a hemlock tree

4.25.20 ~ Woodlot Sanctuary, Stonington, Connecticut

On the last Saturday in April we took a nice walk through the woods at the Woodlot Sanctuary. It was the first time in the spring that we needed bug spray! We loved all the stone walls.

4.25.20 ~ sign of the times

Three lots totaling approximately 29 acres include a variety of habitats. Much of the central portion is upland forest featuring rocky outcrops and glacial erratics. The landscape shows a history of varied forestry practices over decades. It is now dominated by oak and beech with hickory, sassafras, and scattered evergreens as well, and offers an excellent understory of huckleberry and lowbush blueberry. The eastern border is comprised of wetlands that emerge into a brook that flows ultimately into Stonington Harbor; wetlands in the western portion drain directly into the Deans Mill Reservoir. The preserve is home to a variety of wildlife including several species which have special status in CT. Box turtles and spotted turtles have been found on the property. Red-shouldered hawks and broad-winged hawks are regular nesters as well.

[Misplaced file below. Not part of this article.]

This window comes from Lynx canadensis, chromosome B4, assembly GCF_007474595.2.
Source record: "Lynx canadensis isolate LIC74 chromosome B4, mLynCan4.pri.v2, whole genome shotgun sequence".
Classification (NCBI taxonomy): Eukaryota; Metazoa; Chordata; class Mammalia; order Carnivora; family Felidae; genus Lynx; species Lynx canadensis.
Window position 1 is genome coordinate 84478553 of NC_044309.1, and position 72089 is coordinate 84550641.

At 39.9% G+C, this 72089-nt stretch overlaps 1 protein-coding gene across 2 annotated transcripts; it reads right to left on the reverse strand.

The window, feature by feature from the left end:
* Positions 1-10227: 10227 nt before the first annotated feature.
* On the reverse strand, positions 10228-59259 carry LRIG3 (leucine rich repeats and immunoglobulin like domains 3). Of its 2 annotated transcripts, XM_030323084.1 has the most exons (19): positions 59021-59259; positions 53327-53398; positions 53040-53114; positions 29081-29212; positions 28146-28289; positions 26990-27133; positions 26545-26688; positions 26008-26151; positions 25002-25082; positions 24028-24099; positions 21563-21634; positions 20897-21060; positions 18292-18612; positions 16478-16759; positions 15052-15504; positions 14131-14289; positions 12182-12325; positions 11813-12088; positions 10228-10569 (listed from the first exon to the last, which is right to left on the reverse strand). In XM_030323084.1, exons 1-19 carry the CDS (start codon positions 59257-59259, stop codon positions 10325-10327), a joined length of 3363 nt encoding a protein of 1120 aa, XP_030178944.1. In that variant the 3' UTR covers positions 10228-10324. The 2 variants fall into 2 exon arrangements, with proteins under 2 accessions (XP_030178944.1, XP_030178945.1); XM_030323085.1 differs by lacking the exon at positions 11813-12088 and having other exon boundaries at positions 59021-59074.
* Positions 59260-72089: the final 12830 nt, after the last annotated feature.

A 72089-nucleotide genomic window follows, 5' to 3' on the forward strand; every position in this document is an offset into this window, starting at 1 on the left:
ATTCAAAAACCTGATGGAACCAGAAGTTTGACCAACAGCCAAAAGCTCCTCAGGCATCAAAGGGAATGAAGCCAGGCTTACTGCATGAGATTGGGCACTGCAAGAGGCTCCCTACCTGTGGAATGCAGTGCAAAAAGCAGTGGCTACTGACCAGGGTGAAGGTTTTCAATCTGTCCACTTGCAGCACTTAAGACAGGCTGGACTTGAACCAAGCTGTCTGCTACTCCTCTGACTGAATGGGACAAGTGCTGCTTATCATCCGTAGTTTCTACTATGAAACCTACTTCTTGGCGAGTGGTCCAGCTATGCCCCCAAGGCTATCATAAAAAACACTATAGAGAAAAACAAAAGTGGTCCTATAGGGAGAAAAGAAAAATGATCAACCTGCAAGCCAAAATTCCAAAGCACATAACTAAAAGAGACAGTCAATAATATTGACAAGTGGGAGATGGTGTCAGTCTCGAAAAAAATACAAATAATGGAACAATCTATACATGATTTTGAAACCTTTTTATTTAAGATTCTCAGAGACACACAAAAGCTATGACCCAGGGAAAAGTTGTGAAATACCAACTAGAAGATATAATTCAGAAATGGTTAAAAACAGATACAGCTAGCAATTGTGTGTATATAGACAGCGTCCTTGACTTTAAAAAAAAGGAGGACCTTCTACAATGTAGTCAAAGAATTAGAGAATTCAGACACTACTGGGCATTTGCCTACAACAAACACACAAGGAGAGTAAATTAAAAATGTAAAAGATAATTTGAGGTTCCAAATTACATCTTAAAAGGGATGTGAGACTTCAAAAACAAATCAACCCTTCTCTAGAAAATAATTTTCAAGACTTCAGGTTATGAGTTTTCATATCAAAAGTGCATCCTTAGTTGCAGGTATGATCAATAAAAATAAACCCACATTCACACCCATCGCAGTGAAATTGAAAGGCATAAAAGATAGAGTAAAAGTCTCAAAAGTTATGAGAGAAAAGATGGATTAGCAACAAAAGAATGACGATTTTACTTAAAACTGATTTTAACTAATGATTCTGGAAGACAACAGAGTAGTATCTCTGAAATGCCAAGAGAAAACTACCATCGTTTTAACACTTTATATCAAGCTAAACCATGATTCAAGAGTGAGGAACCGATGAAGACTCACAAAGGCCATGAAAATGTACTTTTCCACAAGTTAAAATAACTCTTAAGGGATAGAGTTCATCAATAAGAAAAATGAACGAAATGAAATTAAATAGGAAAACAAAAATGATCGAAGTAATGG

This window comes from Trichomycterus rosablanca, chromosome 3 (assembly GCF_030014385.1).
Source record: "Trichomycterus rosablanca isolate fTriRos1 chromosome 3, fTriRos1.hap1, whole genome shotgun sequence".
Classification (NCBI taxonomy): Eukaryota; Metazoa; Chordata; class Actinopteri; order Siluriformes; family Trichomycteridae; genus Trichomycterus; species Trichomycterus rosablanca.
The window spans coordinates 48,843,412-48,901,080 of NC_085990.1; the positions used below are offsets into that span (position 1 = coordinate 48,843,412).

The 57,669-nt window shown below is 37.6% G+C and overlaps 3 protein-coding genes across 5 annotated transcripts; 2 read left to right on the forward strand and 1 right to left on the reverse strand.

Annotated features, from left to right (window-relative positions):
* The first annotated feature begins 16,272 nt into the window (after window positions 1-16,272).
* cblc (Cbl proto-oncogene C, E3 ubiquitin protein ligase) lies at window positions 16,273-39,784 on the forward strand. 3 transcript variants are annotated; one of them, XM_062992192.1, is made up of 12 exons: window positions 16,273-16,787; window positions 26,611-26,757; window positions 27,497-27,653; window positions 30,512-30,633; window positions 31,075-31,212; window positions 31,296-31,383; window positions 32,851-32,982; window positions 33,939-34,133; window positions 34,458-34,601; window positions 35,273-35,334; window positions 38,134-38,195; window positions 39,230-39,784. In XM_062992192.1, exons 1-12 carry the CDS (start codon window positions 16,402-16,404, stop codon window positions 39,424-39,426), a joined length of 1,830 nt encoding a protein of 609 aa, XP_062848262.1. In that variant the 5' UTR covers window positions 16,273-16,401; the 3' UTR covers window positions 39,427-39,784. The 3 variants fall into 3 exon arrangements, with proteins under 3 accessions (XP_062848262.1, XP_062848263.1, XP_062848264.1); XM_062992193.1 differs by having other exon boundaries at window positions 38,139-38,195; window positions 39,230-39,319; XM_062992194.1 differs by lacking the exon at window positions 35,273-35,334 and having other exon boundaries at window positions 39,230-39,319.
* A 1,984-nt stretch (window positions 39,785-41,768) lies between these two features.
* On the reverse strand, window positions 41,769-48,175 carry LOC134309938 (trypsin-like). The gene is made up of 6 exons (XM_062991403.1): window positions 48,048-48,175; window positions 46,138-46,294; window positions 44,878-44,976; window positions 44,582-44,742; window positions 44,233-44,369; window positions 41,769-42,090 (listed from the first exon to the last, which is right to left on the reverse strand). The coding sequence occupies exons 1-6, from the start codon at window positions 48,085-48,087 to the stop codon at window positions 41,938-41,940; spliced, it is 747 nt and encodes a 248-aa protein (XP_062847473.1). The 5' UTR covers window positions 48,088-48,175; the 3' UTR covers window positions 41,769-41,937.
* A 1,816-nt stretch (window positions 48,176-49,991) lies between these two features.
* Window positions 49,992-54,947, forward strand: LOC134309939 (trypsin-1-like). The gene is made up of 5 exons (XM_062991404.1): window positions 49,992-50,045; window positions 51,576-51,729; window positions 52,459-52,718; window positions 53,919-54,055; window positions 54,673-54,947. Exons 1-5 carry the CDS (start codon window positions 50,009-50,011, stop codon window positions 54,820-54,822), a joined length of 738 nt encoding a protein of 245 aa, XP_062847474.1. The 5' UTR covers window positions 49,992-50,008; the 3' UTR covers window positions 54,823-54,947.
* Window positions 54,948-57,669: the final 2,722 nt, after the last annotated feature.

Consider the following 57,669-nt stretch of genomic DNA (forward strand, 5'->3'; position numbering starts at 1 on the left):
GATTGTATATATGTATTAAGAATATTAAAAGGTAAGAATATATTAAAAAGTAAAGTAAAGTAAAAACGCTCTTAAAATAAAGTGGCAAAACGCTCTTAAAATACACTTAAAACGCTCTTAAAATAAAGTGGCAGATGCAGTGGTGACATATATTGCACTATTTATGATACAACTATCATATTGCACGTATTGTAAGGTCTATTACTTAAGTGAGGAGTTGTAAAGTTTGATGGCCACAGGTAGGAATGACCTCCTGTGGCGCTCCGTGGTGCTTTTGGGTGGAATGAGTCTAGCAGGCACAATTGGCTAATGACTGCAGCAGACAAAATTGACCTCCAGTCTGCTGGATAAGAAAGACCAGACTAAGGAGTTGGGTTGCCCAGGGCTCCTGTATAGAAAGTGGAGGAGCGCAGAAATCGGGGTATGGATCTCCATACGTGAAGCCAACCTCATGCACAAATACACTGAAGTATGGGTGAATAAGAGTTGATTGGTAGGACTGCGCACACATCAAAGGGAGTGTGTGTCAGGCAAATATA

~ Avalonia Land Conservancy website

4.25.20 ~ an inviting turn on the path

When we spotted the huge boulder below I was so surprised by what I found behind it. A hemlock tree! There aren’t too many of these beloved trees left in Connecticut because of the woolly adelgid infestation. You can imagine I spent a lot of time communing with this one.

hemlock tree trunk

It’s not easy to get to the lower branches. I remember getting a chair or a stepladder to help me get to the bottom branches so I could climb my tree.

underside of lower branches
looking up

For a child, the branches are nice and close together, making the climb feel pretty safe. I don’t think I could fit between those branches as an adult! After I grew up my mother told me that she couldn’t keep watching if she looked out the window and saw me climbing my favorite hemlock tree. But she never stopped me.

the bark

How do parents feel about children climbing trees these days? There are so many safety rules, like wearing bike helmets or harnesses in high chairs, that we never had when I was a child.

what a beauty